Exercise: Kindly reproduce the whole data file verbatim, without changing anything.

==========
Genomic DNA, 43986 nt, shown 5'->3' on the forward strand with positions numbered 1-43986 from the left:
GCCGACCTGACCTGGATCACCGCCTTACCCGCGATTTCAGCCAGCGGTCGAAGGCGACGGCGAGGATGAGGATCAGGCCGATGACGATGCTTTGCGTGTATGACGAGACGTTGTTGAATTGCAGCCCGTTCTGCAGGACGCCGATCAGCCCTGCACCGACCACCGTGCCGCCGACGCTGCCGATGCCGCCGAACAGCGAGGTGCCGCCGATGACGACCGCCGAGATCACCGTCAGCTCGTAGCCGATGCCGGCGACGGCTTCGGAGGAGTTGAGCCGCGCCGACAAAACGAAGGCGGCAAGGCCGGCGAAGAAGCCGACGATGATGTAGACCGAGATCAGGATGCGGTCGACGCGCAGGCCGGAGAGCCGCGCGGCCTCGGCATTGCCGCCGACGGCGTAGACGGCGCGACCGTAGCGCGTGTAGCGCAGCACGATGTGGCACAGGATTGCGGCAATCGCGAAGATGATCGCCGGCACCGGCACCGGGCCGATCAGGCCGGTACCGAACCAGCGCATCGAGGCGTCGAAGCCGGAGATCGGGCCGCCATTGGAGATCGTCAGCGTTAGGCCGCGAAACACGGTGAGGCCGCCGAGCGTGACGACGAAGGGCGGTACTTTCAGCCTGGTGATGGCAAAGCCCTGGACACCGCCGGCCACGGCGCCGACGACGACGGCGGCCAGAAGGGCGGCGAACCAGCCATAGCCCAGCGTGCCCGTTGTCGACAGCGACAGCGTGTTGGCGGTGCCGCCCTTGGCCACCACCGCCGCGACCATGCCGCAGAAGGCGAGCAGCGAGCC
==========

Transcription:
Genomic DNA, 43986 nt, shown 5'->3' on the forward strand with positions numbered 1-43986 from the left:
GCCGACCTGACCTGGATCACCGCCTTACCCGCGATTTCAGCCAGCGGTCGAAGGCGACGGCGAGGATGAGGATCAGGCCGATGACGATGCTTTGCGTGTATGACGAGACGTTGTTGAATTGCAGCCCGTTCTGCAGGACGCCGATCAGCCCTGCACCGACCACCGTGCCGCCGACGCTGCCGATGCCGCCGAACAGCGAGGTGCCGCCGATGACGACCGCCGAGATCACCGTCAGCTCGTAGCCGATGCCGGCGACGGCTTCGGAGGAGTTGAGCCGCGCCGACAAAACGAAGGCGGCAAGGCCGGCGAAGAAGCCGACGATGATGTAGACCGAGATCAGGATGCGGTCGACGCGCAGGCCGGAGAGCCGCGCGGCCTCGGCATTGCCGCCGACGGCGTAGACGGCGCGACCGTAGCGCGTGTAGCGCAGCACGATGTGGCACAGGATTGCGGCAATCGCGAAGATGATCGCCGGCACCGGCACCGGGCCGATCAGGCCGGTACCGAACCAGCGCATCGAGGCGTCGAAGCCGGAGATCGGGCCGCCATTGGAGATCGTCAGCGTTAGGCCGCGAAACACGGTGAGGCCGCCGAGCGTGACGACGAAGGGCGGTACTTTCAGCCTGGTGATGGCAAAGCCCTGGACACCGCCGGCCACGGCGCCGACGACGACGGCGGCCAGAAGGGCGGCGAACCAGCCATAGCCCAGCGTGCCCGTTGTCGACAGCGACAGCGTGTTGGCGGTGCCGCCCTTGGCCACCACCGCCGCGACCATGCCGCAGAAGGCGAGCAGCGAGCC